From MNIST Classification to Intelligent Check Processing

Automated analysis and information extraction from pictures of structured documents is one of the use cases we have at Filestack for applied machine learning. We are working with envelopes, receipts, invoices, and most recently: checks. Checks are a medium of a little archaic form of monetary transfers – almost unseen outside United States, nevertheless used for billions (1e9) of transactions each year.

There are  plenty of interesting problems to solve when you’re  building a “check processing API” that has to change an image like that:

Example of a check scan. Source:


Into a response like that:

  'amount': 100.55,
  'check_number': 243,
  'date': {
    'year': 2006,
    'month': 12,
    'day': 1
  'routing_number': '011234567',
  'receiver': 'Wikimedia Foundation',
  'sender': 'Mr John Jones'


In this tutorial we’ll focus on the string of weird looking characters at the bottom of every check, called the MICR line. It was designed in the 1950s to make the processing and clearance of checks simpler and faster. It was a huge success  and because it is printed with magnetic paint full of iron, the dedicated readers have no problem with deciphering the digits, even if they are obstructed visually.

Full set of MICR characters


Unfortunately, most modern document scanners don’t provide any information about the magnetic field in the vicinity of the scanned document So, to retrieve the information from the MICR line we have to rely on methods of image processing, computer vision and deep learning. 

There is a great introductory tutorial done by Adrian Rosenbrock: where he shows a “traditional” (non-ML) approach to the very same task we are dealing with – it’s a great proof of concept, but the final reliability is not nearly at the level we need.

To solve this problem in a business oriented environment, we had to develop a full blown OCR engine dedicated to work with that particular set of symbols. Even though the ten digits look familiar to all of the common Latin fonts, there are 4 special characters (on the right) and a strict requirement for very high accuracy. If you get 1 digit of an 8 digit routing or check number wrong, the error rate is 100%, not just 12.5%.

Detection and classification

These are the two steps that make a foundation of every successful OCR engine – first you have to localize every symbol you want to read, and next, classify it as one of the characters in your alphabet. We will focus on the latter, as single character classification is the bona fide introductory use case of deep learning – mostly thanks to Yan Le Cunn and all of his great work on the MNIST dataset.

MNIST samples


In the case of hand-written digits stored as a 28×28 image, the problem of classification has been considered solved for years. We want to use this as a starting point for our OCR engine. In order to mimic the MNIST approach we need to create a congenial dataset with MICR characters instead of common digits. There is no inherent reason to keep the name closely related (or to name our dataset at all) but in order to feel like a part of the machine learning community, we’re going to call it MICRST.

Unreasonable effectiveness of synthetic data

Creating such dataset from MICR encountered in the real world would require manual cropping and labeling of thousands of check images. In principle it is most definitely possible (and in more complex cases may be unavoidable) – but we are going to advocate an alternative approach: making the whole dataset from scratch programmatically.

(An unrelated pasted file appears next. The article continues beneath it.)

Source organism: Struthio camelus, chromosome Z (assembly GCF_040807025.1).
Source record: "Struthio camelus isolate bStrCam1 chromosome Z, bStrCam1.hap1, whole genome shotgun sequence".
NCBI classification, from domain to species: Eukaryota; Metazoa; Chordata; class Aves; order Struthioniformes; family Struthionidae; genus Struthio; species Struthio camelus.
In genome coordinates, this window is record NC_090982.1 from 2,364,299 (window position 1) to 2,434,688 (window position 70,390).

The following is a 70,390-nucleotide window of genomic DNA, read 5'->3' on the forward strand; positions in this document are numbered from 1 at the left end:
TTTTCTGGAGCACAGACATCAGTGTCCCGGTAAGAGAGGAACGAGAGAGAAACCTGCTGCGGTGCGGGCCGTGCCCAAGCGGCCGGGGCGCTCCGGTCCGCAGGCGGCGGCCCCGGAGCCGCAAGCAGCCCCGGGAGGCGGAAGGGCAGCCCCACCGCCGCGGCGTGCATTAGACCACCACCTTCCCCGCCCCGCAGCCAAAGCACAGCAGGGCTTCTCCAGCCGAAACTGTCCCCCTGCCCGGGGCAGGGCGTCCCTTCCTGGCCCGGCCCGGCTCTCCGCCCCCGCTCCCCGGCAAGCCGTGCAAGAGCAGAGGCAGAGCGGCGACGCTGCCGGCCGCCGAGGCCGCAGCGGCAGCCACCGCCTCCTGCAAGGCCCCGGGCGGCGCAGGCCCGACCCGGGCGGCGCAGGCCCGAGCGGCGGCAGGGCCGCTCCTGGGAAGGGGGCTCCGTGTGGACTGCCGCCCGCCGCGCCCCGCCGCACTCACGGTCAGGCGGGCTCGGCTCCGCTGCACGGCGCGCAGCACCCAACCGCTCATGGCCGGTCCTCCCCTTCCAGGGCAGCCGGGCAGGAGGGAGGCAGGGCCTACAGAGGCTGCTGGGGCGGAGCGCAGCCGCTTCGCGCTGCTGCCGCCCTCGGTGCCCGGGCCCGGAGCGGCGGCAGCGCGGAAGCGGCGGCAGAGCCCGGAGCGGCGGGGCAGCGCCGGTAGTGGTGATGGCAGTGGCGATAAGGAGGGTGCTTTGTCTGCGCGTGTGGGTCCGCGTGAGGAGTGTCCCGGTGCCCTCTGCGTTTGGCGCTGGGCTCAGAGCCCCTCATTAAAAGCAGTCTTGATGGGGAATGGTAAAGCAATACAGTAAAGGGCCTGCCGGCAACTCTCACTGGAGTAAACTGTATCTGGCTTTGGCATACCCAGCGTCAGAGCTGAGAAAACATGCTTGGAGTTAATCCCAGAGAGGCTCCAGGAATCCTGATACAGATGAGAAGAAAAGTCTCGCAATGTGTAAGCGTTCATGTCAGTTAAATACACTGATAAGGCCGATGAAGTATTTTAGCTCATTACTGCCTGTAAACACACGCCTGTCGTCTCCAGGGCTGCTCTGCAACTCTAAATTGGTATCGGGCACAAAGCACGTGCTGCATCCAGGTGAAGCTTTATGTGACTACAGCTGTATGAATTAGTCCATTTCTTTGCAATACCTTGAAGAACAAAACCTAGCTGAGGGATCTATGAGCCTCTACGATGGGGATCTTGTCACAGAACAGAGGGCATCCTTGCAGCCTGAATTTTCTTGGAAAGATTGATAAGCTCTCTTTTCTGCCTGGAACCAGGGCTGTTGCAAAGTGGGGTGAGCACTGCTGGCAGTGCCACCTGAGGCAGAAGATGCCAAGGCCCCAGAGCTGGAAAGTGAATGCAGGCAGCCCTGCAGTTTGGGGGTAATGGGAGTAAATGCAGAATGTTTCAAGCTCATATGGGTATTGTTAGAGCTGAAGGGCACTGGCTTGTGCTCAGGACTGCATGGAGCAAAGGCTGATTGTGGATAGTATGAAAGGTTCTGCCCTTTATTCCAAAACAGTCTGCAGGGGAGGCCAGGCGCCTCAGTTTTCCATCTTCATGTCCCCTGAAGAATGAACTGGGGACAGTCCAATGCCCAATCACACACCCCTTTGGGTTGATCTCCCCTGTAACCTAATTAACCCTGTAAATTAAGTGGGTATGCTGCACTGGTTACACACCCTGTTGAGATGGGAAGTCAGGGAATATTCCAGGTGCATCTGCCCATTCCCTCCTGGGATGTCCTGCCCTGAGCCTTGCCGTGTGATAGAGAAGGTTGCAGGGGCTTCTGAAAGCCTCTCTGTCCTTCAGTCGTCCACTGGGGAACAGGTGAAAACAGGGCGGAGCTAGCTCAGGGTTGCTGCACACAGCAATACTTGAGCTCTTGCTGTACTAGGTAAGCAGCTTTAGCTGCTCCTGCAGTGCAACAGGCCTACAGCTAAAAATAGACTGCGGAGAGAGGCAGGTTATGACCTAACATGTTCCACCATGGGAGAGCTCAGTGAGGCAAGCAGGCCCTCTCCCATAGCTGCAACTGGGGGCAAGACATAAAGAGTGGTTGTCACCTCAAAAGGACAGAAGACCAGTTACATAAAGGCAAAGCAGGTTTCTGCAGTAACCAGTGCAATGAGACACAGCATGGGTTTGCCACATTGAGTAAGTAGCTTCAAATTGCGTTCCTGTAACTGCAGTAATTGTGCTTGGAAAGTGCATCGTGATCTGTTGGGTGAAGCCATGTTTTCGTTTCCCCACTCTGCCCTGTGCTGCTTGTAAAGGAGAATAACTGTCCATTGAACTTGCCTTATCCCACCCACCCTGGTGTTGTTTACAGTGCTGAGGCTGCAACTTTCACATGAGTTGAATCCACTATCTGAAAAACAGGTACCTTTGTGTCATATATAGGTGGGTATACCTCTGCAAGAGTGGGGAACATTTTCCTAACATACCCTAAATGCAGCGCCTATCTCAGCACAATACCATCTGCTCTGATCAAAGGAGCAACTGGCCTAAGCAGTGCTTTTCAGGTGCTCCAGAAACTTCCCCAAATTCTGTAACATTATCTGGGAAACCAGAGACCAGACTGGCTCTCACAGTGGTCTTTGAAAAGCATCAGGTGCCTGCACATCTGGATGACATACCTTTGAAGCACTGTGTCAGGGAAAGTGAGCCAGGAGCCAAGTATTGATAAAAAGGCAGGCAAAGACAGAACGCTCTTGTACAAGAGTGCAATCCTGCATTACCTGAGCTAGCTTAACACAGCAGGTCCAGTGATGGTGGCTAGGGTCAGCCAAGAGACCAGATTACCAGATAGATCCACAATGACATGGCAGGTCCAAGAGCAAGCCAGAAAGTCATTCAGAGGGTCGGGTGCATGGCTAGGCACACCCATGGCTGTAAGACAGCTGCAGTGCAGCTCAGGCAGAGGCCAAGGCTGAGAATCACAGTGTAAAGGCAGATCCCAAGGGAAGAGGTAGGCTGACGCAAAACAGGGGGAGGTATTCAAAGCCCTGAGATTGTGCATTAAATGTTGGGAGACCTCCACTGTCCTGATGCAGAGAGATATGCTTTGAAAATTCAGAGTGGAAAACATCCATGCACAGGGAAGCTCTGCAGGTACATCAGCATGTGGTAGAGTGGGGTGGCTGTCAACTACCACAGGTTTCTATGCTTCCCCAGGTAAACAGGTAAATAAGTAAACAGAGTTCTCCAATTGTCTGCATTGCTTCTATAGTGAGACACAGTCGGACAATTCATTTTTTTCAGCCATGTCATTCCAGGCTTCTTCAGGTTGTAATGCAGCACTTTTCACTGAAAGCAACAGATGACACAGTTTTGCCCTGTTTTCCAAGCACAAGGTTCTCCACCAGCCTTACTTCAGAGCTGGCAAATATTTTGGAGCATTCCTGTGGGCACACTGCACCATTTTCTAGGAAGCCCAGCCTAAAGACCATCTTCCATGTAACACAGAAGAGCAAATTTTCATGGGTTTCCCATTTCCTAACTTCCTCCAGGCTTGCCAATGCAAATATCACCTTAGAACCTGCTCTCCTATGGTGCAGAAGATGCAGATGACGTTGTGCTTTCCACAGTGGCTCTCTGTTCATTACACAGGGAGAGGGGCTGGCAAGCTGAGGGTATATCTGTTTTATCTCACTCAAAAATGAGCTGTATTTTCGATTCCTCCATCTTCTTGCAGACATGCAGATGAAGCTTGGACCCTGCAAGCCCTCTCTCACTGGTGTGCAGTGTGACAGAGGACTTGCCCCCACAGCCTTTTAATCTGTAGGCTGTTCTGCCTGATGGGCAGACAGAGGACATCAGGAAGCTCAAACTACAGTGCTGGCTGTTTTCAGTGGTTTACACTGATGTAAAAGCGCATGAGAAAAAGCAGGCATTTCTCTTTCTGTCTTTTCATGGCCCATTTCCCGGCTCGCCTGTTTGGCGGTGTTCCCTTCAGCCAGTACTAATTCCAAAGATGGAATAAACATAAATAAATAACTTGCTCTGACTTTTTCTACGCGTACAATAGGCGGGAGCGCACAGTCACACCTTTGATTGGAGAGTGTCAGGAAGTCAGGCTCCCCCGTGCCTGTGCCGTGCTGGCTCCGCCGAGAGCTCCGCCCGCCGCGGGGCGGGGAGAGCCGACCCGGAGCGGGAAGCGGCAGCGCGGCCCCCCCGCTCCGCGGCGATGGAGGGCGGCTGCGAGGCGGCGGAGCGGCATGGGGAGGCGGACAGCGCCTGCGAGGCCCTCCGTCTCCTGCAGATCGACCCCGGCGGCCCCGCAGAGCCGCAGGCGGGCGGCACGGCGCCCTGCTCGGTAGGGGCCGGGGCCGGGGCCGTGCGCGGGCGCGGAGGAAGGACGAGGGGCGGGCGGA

Since in the case of MICR we don’t have to worry about handwriting variability, we can focus on other problems that we stumble upon while working with scans of checks of our clients: lightning differences, various resolutions, distracting backgrounds and all kinds of other visual artifacts that introduce confusion to the predictive models. With a small bunch of free textures and some drawing routines we can generate any number of small (28×28) backgrounds:

Step 1: Synthetic backgrounds


Overlaying MICR characters and it’s almost ready for training:

Step 2: Background + character


For the final step we process each image through a random set of blurring, stretching, distorting, rotating and other noise adding procedures:

Step 3: Background + character + obfuscation


After a quick glance one can guess that achieving high accuracy on that set with simple deep learning approach is very much possible, while there is still a lot of images with high level of obscurity that make it at the same time challenging and forces you to develop versatile models.

Training metrics of our first model to break the 90% accuracy on that dataset.


Building on that, we were able to develop a proper OCR engine reading MICR lines from large images with high accuracy, which is now a crucial part of our automated check analysis service. It’s designed to use together with document detection service ( and can ingest images like that:

Disclaimer: This is a glorified example – for every large set of samples this kinds of algorithms display normal statistical fluctuations in the measure of accuracy.


And return:

  'amount': 23.00,
  'check_number': 0025,
  'date': {
    'year': 2012,
    'month': 12,
    'day': 12
  'routing_number': '789123456',
  'receiver': 'Richard Hendricks',
  'sender': 'Peter Gregory'


With this article we are sharing a small, self contained repository ( with full source code and other resources necessary for recreating the dataset on your own, along with simple pytorch dataset implementation and super basic, not very deep neural network achieving ~90% accuracy on that dataset. We encourage you to try and beat that result and share your score with us at

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